Are great images a product of the photographer, or their camera equipment? This series (formerly known as "Lens of the Month") explores the idea that it's BOTH: Featuring a professional photographer and a single Canon lens, the Canon Digital Learning Center focuses on the relationship that artists can have with their gear.
Canon Digital Learning Center (CDLC):What type of photography do you do, professionally? What field(s) do you prefer, for personal projects/as a hobby?
Michael Timmons (MT):Professionally, I am mainly a portraiture photographer. I shoot corporate headshots, families, couples, children, actor headshots, album artwork for musicians and modeling portfolios. In college, my major was Photography and Cinema and my minor was Theatre. After I graduated from The Ohio State University, I moved to Los Angeles to break into the entertainment industry. I was fortunate enough to start working right away as Morean actor and model. I did commercials and appeared on many television shows and in films. One day, I was getting new headshots taken of myself by a woman that had a recurring role on The Young and the Restless. Suddenly, I realized that she was a working actor and a photographer and I should be doing the same thing. So, I rounded up all of my actor friends and started shooting their headshots for free. They were pleased with the results and the referrals started flowing in. In L.A. the line is blurred between actors and models, so I also began to shoot images for models to put on their comp cards and in their portfolios. Eventually, I was spending more time behind the camera than in front of it. I believe that my experience in front of the camera definitely helps me to translate to my clients what I want and need as a photographer. I also feel that when my clients know that I have been in their shoes, they are more trusting and open from the beginning of the session.
For personal projects, I'm always shooting random things for fun; architecture, gardens, abstract items, you name it. I just like to be creative and experiment. I wouldn't mind venturing out into travel photography.
Ultimately, I love photographing people because it allows me to know them in a more intimate way.
CDLC:What are the most important features you need in the lenses you use professionally? What about for personal work (if there is a difference)? What is your favorite Canon lens, and why?
MT:For portraiture, I need a lens that is tack sharp and one that can be quick if necessary. I would imagine that most people would think that portraits are very posed and still. Sometimes they are, but for me, the best shots are those that are captured when my subject has an "in-between" moment; those seconds when they are just being. I need the lens to provide crystal clear spots exactly where I intend them to be and it has to be fast or that unique pearl of a moment will be lost. When I began shooting portraits, I used a 50mm lens. It's a fine lens to use. However, once I started using the Canon 85mm, f1.8. I never looked back. For actor headshots especially, expressive eyes are the key to a winning shot. The 85mm allows me to focus clearly on the eyes and then isolate the subject from the surroundings creating a nice "pop" of the facial features.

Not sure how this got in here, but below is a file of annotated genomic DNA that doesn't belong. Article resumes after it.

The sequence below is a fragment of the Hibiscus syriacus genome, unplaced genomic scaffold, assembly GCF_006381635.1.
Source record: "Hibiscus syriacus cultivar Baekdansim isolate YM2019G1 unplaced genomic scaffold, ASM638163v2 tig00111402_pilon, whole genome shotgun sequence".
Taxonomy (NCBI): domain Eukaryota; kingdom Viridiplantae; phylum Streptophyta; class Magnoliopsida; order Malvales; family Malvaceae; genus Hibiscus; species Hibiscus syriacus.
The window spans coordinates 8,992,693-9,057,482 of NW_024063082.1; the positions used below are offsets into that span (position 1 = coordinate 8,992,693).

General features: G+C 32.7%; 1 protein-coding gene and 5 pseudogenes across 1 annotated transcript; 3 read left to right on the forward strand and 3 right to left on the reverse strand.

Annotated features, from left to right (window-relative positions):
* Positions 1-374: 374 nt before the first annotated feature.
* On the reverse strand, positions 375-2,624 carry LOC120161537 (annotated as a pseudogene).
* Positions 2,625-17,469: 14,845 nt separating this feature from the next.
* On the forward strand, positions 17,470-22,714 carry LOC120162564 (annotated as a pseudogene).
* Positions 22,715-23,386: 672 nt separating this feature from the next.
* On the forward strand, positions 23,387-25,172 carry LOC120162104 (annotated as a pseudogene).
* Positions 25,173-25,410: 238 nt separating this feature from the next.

I use the 85mm for personal work as well unless I'm going to be really far from a subject or I need to shoot really wide. It truly is my favorite lens because it's compact, easy to use and has allowed me to capture a variety of amazing shots.
CDLC:What types of assignments do you think this lens will really excel at, and why?
MT:This is, by far, the best lens for portrait work. It also produces fantastic nature shots. Additionally, if you're not too far from the participants, the 85mm f1.8 lens can capture stunning shots for indoor sports or theatrical events. Prints always look natural and dimensional. This lens excels at obtaining superb shots at even the lowest of light levels. Another notable feature is that its compact size doesn't overwhelm the weight of the camera.
CDLC:What, if any, challenges did you experience working with this lens?
MT:You must keep in mind that this is a prime lens and not a zoom lens. If you want to get closer to your subject, you must physically move toward it. I often find during a shoot that I am constantly moving back and forth to get a variety of shots. This could pose a challenge if you want to tightly photograph some types of animals in their natural environment.
I've occasionally had challenges when trying to photograph a group of people in a small or confined room. Sometimes to fit them all into frame, I've had back away from the group at quite a distance. There have been a few times that I have literally been backed into a corner, trying to squeeze everyone into a frame.
by: Michael Timmons